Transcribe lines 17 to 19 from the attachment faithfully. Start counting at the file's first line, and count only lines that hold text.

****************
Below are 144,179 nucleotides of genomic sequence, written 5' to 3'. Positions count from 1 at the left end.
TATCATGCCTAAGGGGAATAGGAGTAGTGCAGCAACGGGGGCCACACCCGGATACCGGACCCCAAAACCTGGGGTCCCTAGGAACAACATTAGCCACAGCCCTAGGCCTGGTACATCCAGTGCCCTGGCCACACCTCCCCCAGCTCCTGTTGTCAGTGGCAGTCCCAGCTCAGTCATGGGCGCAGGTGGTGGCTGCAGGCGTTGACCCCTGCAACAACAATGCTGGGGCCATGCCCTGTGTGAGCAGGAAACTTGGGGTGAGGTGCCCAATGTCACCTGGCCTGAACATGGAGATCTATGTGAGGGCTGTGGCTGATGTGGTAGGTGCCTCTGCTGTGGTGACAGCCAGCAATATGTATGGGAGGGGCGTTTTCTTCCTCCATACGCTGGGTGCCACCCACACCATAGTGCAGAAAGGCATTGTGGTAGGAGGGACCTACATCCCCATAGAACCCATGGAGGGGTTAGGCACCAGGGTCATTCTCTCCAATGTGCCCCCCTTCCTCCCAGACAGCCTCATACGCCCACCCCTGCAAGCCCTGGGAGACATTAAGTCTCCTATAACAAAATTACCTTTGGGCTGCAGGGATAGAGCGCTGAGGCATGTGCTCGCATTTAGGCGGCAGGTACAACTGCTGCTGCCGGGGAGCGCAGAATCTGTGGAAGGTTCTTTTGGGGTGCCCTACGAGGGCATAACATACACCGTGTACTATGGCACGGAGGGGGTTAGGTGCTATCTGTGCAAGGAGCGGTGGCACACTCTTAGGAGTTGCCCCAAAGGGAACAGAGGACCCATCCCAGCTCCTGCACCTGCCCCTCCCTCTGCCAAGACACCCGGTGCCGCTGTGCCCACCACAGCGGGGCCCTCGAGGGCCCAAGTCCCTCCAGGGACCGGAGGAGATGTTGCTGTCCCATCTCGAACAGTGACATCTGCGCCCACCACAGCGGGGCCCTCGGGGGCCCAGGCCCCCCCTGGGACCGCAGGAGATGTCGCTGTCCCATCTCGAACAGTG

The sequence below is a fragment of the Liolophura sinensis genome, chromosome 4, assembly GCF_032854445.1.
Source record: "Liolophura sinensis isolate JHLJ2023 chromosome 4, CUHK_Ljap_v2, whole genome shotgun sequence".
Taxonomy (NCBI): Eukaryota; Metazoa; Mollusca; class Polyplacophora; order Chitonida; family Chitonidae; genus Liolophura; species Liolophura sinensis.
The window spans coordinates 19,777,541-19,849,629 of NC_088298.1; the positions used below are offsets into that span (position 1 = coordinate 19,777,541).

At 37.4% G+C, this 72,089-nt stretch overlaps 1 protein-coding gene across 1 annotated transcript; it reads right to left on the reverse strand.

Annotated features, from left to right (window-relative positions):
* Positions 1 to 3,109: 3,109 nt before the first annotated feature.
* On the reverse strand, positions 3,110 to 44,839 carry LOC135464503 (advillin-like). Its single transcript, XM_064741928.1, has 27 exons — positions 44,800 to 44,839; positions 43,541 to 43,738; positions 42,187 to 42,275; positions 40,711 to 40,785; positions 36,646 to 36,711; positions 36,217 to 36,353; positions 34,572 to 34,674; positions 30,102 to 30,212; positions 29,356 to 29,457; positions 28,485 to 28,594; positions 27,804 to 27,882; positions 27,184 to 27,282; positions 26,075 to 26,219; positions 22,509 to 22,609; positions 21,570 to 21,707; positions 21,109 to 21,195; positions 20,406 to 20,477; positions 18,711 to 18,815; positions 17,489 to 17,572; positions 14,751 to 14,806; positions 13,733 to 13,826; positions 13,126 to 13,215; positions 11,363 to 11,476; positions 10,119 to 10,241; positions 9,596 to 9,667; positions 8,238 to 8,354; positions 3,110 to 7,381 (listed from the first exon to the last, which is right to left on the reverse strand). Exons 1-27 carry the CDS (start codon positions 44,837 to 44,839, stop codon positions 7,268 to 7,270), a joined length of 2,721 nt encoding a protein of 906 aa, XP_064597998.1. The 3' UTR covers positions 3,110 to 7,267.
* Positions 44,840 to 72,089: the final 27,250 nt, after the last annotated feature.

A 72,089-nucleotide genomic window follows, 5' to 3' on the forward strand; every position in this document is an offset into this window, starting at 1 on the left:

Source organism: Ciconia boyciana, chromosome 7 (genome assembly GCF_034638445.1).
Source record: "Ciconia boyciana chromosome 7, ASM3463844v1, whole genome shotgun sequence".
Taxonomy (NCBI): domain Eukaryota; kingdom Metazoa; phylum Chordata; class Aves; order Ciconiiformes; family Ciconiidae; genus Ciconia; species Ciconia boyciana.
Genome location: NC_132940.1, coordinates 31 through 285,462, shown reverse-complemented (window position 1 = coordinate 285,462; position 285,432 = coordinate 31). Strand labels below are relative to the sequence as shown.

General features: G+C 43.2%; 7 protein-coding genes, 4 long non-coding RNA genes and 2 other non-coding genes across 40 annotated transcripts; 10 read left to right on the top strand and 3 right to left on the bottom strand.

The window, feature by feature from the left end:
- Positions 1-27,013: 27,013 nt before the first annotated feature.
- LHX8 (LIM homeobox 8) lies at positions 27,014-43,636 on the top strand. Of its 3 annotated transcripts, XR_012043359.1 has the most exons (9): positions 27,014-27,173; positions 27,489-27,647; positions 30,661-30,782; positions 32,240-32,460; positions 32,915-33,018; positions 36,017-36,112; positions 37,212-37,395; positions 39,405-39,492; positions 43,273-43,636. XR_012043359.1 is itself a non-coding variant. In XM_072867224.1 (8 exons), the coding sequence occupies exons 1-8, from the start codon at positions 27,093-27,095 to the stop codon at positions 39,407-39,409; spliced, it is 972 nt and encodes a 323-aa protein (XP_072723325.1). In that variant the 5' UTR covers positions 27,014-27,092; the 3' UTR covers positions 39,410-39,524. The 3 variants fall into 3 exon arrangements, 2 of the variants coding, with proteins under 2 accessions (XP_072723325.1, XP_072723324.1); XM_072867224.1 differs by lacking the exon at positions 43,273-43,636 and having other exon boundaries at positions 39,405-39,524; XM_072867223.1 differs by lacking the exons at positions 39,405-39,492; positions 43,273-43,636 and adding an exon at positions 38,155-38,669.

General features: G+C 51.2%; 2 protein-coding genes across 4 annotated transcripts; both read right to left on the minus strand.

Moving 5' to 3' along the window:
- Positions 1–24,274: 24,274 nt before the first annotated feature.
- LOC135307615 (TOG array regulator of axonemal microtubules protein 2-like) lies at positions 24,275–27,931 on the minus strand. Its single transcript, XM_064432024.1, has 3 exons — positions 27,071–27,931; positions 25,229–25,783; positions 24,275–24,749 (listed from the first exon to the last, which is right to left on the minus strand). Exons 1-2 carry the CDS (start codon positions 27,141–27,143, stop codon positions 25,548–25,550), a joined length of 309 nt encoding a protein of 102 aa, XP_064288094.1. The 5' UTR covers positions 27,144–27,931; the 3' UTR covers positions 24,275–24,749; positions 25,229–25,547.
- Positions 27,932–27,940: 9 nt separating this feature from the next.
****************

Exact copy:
General features: G+C 43.2%; 7 protein-coding genes, 4 long non-coding RNA genes and 2 other non-coding genes across 40 annotated transcripts; 10 read left to right on the top strand and 3 right to left on the bottom strand.

The window, feature by feature from the left end:
- Positions 1-27,013: 27,013 nt before the first annotated feature.